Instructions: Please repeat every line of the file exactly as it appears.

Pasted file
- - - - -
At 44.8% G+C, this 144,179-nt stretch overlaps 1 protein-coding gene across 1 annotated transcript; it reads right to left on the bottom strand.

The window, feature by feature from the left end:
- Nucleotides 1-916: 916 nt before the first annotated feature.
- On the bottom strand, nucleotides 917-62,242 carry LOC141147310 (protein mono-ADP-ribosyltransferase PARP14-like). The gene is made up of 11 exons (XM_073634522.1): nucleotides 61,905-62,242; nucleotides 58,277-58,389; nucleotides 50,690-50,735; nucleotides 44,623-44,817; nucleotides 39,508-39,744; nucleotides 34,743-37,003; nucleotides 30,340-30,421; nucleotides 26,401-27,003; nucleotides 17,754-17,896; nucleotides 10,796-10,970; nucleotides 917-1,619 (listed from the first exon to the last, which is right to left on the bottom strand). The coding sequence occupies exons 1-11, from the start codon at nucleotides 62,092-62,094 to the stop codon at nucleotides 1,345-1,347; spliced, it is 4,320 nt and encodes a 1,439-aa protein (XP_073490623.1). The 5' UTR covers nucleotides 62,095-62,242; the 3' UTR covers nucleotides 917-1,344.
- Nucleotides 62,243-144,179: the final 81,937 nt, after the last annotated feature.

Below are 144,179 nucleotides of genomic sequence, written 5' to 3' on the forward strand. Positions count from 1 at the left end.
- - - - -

At 44.8% G+C, this 144,179-nt stretch overlaps 1 protein-coding gene across 1 annotated transcript; it reads right to left on the bottom strand.

The window, feature by feature from the left end:
- Nucleotides 1-916: 916 nt before the first annotated feature.
- On the bottom strand, nucleotides 917-62,242 carry LOC141147310 (protein mono-ADP-ribosyltransferase PARP14-like). The gene is made up of 11 exons (XM_073634522.1): nucleotides 61,905-62,242; nucleotides 58,277-58,389; nucleotides 50,690-50,735; nucleotides 44,623-44,817; nucleotides 39,508-39,744; nucleotides 34,743-37,003; nucleotides 30,340-30,421; nucleotides 26,401-27,003; nucleotides 17,754-17,896; nucleotides 10,796-10,970; nucleotides 917-1,619 (listed from the first exon to the last, which is right to left on the bottom strand). The coding sequence occupies exons 1-11, from the start codon at nucleotides 62,092-62,094 to the stop codon at nucleotides 1,345-1,347; spliced, it is 4,320 nt and encodes a 1,439-aa protein (XP_073490623.1). The 5' UTR covers nucleotides 62,095-62,242; the 3' UTR covers nucleotides 917-1,344.
- Nucleotides 62,243-144,179: the final 81,937 nt, after the last annotated feature.

Below are 144,179 nucleotides of genomic sequence, written 5' to 3' on the forward strand. Positions count from 1 at the left end.